KAESONG, North Korea -- Looking out the window of our tour bus, I'm not sure what to make of this trip.
On the 50-minute ride from a North Korean customs and immigration center, near the DMZ, to the first stop of our so-called tour of this city, I feel eerie emptiness.
Bare streets with very few people, empty roads except for our tour buses being led by military escorts, a countryside devoid of trees and foliage. And North Korean soldiers - wearing old Soviet-style uniforms - standing guard on empty roads along our route. When a colleague asks our North Korean guide about it, he says the soldiers are there for our safety.
Yet, I am moved by just being there because of a personal connection to North Korea. When the guide sings Korean folk songs, I think of my dad, whose family was split during the Korean War. He was 8 when North Korean forces attacked South Korea in June 1950. His family, living in Pyongyang, managed to escape to the south. One of his brothers, studying in Seoul, traveled north to be with his family, but they never united. His whereabouts are unknown.
The trip to Kaesong on Wednesday is part of a packed two-week cultural exchange program in Korea for U.S. journalists sponsored by the East-West Center and the Korea Press Foundation. That day, we join several hundred South Korean tourists and other visitors on this so-called tour. Many are senior citizens; others are school-aged children. We are the few Westerners.
Since December, Hyundai Asan has been operating its tour business to Kaesong, once the capital of the Goryeo Dynasty. For about $190, you see historical sites representing the dynasty as well as Pakyon Falls, a scenic hiking area. At least two North Korean tour guides, who are government employees, accompany each bus.
The visit comes with strict ground rules: No cell phones, laptops, cell phone batteries or other communication devices. Before we leave South Korea, our tour bus driver instructs us to throw away our English-language newspaper. Such printed material would be inappropriate.
Our cameras are allowed only after the tour operator and North Korean officials examine the devices to make sure they do not have long lenses. There are limits on where we can take pictures and what types: no photos of North Korean soldiers, guides or scenery outside the designated tour spots.
In fact, one colleague is reprimanded and forced to delete a photo of ordinary North Koreans gathered underneath a gate, which read in essence "We don't envy anybody."
We find out later that North Korean customs security officers go through each photo taken on the visit when we leave. (A tour organizer with Hyundai Asan strongly recommends that I delete 10 potentially offensive photographs of ordinary North Koreans before I get to customs. Even capturing their houses are off-limits, apparently. I comply.)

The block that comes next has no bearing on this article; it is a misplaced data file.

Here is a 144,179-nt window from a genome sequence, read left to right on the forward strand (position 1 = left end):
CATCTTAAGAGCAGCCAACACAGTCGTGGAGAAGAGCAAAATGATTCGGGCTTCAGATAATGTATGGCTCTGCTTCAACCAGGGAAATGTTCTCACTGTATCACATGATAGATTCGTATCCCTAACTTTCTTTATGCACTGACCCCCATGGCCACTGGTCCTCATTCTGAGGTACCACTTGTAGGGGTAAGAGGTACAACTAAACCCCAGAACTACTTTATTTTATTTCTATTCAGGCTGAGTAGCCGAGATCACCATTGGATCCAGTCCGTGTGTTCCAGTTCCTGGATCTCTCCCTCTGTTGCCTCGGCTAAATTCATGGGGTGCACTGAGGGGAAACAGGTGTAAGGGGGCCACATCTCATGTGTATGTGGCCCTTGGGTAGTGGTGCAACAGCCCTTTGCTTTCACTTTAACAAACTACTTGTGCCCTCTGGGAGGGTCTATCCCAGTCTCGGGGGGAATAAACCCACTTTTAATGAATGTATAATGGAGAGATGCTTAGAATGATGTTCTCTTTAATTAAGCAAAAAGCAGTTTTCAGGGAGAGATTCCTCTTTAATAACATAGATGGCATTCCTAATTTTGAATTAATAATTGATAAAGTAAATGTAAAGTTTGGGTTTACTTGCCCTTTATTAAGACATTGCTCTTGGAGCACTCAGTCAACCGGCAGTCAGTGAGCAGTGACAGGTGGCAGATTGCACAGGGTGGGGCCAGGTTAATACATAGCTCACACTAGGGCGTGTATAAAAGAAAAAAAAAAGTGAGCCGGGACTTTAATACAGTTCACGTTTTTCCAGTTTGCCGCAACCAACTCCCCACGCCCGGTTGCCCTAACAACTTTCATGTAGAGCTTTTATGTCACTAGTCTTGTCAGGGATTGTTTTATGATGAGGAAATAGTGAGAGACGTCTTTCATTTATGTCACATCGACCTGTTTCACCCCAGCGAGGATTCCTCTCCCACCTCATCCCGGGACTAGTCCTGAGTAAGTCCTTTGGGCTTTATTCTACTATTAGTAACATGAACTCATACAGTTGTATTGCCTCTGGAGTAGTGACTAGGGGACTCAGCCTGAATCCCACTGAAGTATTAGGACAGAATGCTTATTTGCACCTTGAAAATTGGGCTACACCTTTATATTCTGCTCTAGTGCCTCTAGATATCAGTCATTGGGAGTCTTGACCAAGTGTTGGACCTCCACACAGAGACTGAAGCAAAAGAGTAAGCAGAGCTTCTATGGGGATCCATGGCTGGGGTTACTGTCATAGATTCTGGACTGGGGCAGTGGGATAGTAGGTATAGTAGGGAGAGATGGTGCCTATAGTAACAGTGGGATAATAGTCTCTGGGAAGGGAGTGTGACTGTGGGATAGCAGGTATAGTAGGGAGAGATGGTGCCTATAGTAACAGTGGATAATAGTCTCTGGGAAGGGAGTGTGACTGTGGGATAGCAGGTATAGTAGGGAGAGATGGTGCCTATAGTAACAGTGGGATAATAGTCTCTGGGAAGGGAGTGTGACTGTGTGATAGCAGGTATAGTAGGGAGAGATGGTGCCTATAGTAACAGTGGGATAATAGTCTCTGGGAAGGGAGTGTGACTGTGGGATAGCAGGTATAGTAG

The tour itself is nothing special. After a while, beautiful artifacts look the same. It's the small contradictory glimpses of North Korea that make the trip intriguing - and disturbing.
For lunch, they provide a feast: rice with 11 side dishes, served on brass wares. This is in a country where food is scarce and recent famines have killed millions.
We see well-maintained historic houses. Yet many buildings and homes outside these designated spots look worn and decrepit, void of life and spirit.
It is a stark contrast from the modern buildings and infrastructure found at the Kaesong Industrial Complex, a joint development between Hyundai Asan and North Korea that began in 2002. So far, 67 South Korean companies have established businesses there.
Even the city's downtown appears stuck in the past: plain-clothed North Koreans either walking or riding bikes. I don't see a single person, except the tour groups, inside a moving vehicle. Some women wear hanbok, the traditional Korean costume. Many do not look at us, although a few school-age children wave.
For me, the best part of the trip is interacting with our North Korea guides, and even security officers, at the customs office. They are sort of charming. They seem genuinely interested and curious about us. They ask me questions about my life; they are particularly puzzled that I, an ethnic Korean, am living in the United States.
Do you eat Korean food? Where do your parents live? Are you married to an American?
They want to know about the U.S. presidential elections and the South Korean congressional elections that were taking place the day of our tour. They inquire about Barack Obama and Hillary Clinton by name, asking us to handicap their chances.
I wonder if these friendly conversations are a propaganda stunt or whether they want to learn more about outsiders.
They seem so normal. One tour guide, only two years younger than I am, could fit in with any university student in Seoul if, instead of his black suit, he wore jeans and a T-shirt.
The interpreter hired for our Korea program, Eunyoung Lee, who at 27 is the same age as the tour guide, chats with him about her work, friends and family.
But then you're quickly brought back to reality. You see propaganda posters with pictures of the late Kim Il Sung. They say things like "We are winning."
Our tour guides wear lapels with pictures of the late Kim Il Sung and his son, Kim Jung Il. They take offense when one of us asks whether the pins are available for sale.
"It represents our loyalty and commitment," one guide says. We are, after all, in North Korea.